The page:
AlephNull

Lives in Australia Melbourne/Victoria, Australia
Joined on Dec 15, 2007

Comments

Total: 42, showing: 1 – 20
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On article Canon EOS 5D Mark IV First Impressions Review (1179 comments in total)
In reply to:

straylightrun: Only 30MP? Come on, its 2016!!

Anyone noticed that only Canon has created a 35mm DSLR with a 50 megapixel sensor? It has been out for a year, and none of the others have matched or beaten it. And yet people claim Canon is always behind.

This new camera is the first one with dual pixel RAW - another feature that Canon is the first to create.

Gosh, they must be so far behind!

Link | Posted on Aug 25, 2016 at 21:55 UTC
In reply to:

aramgrg: I wanted to post "The new video camera killer", but then I saw that MJPEG.
And after all, may any of Canikon introduce a new body? No doubt this is a great camera, but we seem stuck in 90s body wise. Same green top lcd, same body, except touchscreens(finally).

I suspect they chose MJPEG because they wanted to offer that "grab a still from the video" feature - can't do that without capturing each frame as a whole, right?

Link | Posted on Aug 25, 2016 at 06:41 UTC
In reply to:

VisualUniverse: Glad to see they finally added built-in wifi and GPS, both of which I appreciate in the 6D. Bummed the rear screen is fixed. The Nikon D500 rear screen is both adjustable and touchscreen, allowing me to select focus.

Here's to hoping the Canon 6D Mark II will have an adjustable screen.

It is touchscreen, though.

Link | Posted on Aug 25, 2016 at 06:38 UTC
In reply to:

Cameracist: Many displeased and dissapointed comments, but what is ACTUALLY missing? May be IBIS? But that's not probable in a Canon anytime soon...

Doesn't have an articulated screen - there'll be some whiners complain about that.

Oh, and it doesn't come in a range of colours to match their nail polish.

I think that's everything it's missing :-)

Link | Posted on Aug 25, 2016 at 06:37 UTC
On article Throwback Thursday: when studio lenses retire (203 comments in total)
In reply to:

marc petzold: My lenses are as old as i am, and also quite older. Good mf lenses are some kind of investment, you can easily pass them to your kids, or even grandchildren, and with a bit TLC, they should easily survive decades, as long as they don't catch fungus. What's more - there is no built into electronics, which can develop whiskers (https://en.wikipedia.org/wiki/Whisker_(metallurgy) over time, defective/non funktional AF motors, and/or capacitors which lost capacity, etc....they've been made just from glass elements / metal body, so they could last a lifetime, when being handled carefully. Also old lenses are very appreciated for their own character, type of rendering images...and it just makes fun to use it with the focus peaking feature on Sonys eMount system. Also, old lenses can be a great bargain, too...in terms of price and image quality. I do also love the build quality on old mf lenses, they've been quite better being made some decades ago then just lenses today nowadays made...

With your surname, it's obvious you'd be into old lenses...

Link | Posted on Aug 17, 2016 at 21:44 UTC
On article Throwback Thursday: when studio lenses retire (203 comments in total)
In reply to:

Nikita66: "introduced in 1995" I have this lens; kept it since my film days, which means I got it in the late 80s (for N8008), I think...
Works fine on my D7000, though noisy and not that sharp wide open.

But I don't really understand why they would keep making D lenses, especially when some new lenses are in short supply, and when newer lenses are optically better?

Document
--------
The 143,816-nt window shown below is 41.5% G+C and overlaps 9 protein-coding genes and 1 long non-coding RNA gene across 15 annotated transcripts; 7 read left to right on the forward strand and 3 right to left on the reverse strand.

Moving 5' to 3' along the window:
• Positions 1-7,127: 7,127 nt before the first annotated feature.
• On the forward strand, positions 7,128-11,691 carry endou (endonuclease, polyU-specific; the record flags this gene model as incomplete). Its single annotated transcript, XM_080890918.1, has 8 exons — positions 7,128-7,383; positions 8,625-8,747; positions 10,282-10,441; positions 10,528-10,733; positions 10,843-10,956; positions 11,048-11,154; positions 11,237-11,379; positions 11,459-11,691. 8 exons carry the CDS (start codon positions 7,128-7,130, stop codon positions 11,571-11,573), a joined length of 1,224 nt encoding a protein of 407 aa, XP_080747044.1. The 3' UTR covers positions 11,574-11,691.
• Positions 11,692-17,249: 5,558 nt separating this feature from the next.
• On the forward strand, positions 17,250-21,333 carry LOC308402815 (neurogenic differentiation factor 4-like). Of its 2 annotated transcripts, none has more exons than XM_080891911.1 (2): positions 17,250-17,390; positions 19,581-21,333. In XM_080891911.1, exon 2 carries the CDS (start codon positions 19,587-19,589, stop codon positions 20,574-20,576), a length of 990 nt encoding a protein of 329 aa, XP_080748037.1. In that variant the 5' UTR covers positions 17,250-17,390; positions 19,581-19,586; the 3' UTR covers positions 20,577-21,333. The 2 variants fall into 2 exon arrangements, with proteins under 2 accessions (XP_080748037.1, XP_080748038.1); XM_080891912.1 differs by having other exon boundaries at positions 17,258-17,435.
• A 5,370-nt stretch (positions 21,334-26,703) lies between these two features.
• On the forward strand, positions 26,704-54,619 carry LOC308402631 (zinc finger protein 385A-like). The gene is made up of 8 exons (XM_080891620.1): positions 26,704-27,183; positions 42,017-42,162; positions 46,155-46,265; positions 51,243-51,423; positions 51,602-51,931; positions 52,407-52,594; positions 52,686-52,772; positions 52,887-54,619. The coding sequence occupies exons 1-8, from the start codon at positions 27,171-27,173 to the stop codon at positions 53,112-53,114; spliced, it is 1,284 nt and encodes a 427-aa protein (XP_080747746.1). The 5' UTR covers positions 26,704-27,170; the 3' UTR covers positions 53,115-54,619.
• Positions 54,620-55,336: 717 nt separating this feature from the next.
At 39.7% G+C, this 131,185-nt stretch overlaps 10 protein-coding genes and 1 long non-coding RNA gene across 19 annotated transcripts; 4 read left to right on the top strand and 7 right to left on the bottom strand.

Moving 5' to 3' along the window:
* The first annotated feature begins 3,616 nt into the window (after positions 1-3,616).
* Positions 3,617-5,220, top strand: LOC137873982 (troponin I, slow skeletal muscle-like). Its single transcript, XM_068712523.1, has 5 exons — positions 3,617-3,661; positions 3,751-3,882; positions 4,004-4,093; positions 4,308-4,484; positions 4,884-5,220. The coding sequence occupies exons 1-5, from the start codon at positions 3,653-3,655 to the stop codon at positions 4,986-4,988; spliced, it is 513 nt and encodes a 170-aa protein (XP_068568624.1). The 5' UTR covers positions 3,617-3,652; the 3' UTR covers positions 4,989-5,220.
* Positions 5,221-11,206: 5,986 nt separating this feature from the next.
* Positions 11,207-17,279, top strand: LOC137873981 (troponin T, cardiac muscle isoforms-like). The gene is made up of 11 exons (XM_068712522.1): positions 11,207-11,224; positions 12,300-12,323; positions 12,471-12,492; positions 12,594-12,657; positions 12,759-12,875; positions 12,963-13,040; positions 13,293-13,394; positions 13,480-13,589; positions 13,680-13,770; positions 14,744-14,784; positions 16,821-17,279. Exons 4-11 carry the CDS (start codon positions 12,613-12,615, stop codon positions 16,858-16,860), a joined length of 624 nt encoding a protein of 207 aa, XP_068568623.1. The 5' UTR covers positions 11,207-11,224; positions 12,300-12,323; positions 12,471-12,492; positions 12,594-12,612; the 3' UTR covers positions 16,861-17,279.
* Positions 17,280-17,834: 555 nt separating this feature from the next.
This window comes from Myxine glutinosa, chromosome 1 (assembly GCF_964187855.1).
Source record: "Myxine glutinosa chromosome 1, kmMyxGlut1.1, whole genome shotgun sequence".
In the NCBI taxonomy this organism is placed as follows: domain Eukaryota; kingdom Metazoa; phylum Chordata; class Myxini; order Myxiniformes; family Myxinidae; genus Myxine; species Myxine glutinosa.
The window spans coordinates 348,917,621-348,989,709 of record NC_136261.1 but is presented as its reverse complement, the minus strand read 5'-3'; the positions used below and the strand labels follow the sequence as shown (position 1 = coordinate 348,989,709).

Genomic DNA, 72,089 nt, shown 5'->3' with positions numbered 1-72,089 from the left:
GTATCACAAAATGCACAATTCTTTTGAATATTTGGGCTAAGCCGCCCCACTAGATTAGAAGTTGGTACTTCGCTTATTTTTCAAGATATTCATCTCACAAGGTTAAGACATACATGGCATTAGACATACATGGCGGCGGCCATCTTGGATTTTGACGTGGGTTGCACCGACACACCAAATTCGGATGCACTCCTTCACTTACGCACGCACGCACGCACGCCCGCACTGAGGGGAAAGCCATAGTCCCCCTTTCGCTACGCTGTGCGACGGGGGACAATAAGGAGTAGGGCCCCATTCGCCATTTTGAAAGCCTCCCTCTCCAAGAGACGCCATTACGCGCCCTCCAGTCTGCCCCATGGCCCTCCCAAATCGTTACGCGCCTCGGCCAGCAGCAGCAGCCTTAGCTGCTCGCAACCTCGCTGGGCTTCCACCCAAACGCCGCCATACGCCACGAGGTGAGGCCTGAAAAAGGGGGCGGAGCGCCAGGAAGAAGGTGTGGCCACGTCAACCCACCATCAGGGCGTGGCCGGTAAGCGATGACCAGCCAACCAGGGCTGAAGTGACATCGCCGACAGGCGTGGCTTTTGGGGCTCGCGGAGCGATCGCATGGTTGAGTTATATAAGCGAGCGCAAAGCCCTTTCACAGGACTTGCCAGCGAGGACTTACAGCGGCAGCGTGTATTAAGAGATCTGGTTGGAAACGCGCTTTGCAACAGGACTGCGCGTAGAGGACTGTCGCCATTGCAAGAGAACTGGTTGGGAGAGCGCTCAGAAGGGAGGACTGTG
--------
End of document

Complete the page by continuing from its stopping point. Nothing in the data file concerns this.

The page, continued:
@serban - I believe that one of the features of the G spec is electronic-only aperture control.

Link | Posted on Aug 15, 2016 at 18:51 UTC
On article Throwback Thursday: when studio lenses retire (203 comments in total)
In reply to:

AlephNull: Introduced in 1995, and replaced some time ago.

The Canon 135mm f/2 was released in April 1996 (so it's barely younger than this lens, and had its 20th birthday this year). Hasn't been replaced, though - still a current model. And not showing its age, either - it's still one of Canon's best lenses: sharp, clear, and a lovely lens for portraiture.

Despite what the millennial babies think, new is not necessarily better :-)

Thanks! :-)

Link | Posted on Aug 15, 2016 at 18:48 UTC
On article Opinion: The myth of the upgrade path (1607 comments in total)
In reply to:

john isaacs: APS-C was a technology limitation; FF sensors were not available or too costly. But FF was and still is the goal. And that is why there are so few (or no) f/2.8 zooms and f/1.8 or faster prime lenses for APS-C.

FF is the obvious upgrade path from APS-C. You buy an APS-C camera and cheap kit lens, maybe get a couple of APS-C lenses, but when you want faster/better lenses, your only option is FF lenses. Now you have spent the money and are carrying the weight, but not achieving the image quality those lenses can provide. And you have the focal length FOV mismatch; not so much an issue with telephoto but definitely an issue with normal and wide angle ranges.

The next step, of course, is a FF body. APS-C would be a system unto itself if the lenses were there, but they aren't.

I shoot FF and m4/3. I got APS-C for backup on FF, just because it was cheap.

I think Sigma is showing that you can do some pretty awesome things if you are designing for an APS-C sensor - they have two f/1.8 zooms now, with the 18-35mm and the 50-100mm. Maybe putting some more design energy into APS-C isn't a bad thing.

Link | Posted on Aug 12, 2016 at 10:02 UTC
On article Throwback Thursday: when studio lenses retire (203 comments in total)

Introduced in 1995, and replaced some time ago.

The Canon 135mm f/2 was released in April 1996 (so it's barely younger than this lens, and had its 20th birthday this year). Hasn't been replaced, though - still a current model. And not showing its age, either - it's still one of Canon's best lenses: sharp, clear, and a lovely lens for portraiture.

Despite what the millennial babies think, new is not necessarily better :-)

Link | Posted on Aug 12, 2016 at 09:59 UTC as 33rd comment | 2 replies
On article Opinion: The myth of the upgrade path (1607 comments in total)
In reply to: